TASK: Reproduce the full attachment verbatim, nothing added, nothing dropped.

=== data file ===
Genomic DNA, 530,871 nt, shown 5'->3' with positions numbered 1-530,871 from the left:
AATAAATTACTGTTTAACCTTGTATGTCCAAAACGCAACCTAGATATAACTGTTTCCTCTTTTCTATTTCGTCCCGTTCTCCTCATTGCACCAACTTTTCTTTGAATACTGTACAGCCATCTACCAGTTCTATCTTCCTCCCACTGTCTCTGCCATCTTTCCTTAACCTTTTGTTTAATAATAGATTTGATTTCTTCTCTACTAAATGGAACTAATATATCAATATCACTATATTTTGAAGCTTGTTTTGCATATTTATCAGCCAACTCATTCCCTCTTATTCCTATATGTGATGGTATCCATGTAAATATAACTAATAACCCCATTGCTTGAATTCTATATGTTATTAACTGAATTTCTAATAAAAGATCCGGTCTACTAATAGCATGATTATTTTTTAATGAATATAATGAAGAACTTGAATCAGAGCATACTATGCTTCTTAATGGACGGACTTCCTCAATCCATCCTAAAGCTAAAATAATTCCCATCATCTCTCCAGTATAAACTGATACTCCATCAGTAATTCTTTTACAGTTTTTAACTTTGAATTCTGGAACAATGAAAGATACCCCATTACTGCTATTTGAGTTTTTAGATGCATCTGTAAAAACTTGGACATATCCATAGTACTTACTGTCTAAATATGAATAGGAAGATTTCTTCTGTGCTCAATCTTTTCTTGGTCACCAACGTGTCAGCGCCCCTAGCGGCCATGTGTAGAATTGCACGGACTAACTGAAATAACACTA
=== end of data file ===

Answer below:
Genomic DNA, 530,871 nt, shown 5'->3' with positions numbered 1-530,871 from the left:
AATAAATTACTGTTTAACCTTGTATGTCCAAAACGCAACCTAGATATAACTGTTTCCTCTTTTCTATTTCGTCCCGTTCTCCTCATTGCACCAACTTTTCTTTGAATACTGTACAGCCATCTACCAGTTCTATCTTCCTCCCACTGTCTCTGCCATCTTTCCTTAACCTTTTGTTTAATAATAGATTTGATTTCTTCTCTACTAAATGGAACTAATATATCAATATCACTATATTTTGAAGCTTGTTTTGCATATTTATCAGCCAACTCATTCCCTCTTATTCCTATATGTGATGGTATCCATGTAAATATAACTAATAACCCCATTGCTTGAATTCTATATGTTATTAACTGAATTTCTAATAAAAGATCCGGTCTACTAATAGCATGATTATTTTTTAATGAATATAATGAAGAACTTGAATCAGAGCATACTATGCTTCTTAATGGACGGACTTCCTCAATCCATCCTAAAGCTAAAATAATTCCCATCATCTCTCCAGTATAAACTGATACTCCATCAGTAATTCTTTTACAGTTTTTAACTTTGAATTCTGGAACAATGAAAGATACCCCATTACTGCTATTTGAGTTTTTAGATGCATCTGTAAAAACTTGGACATATCCATAGTACTTACTGTCTAAATATGAATAGGAAGATTTCTTCTGTGCTCAATCTTTTCTTGGTCACCAACGTGTCAGCGCCCCTAGCGGCCATGTGTAGAATTGCACGGACTAACTGAAATAACACTA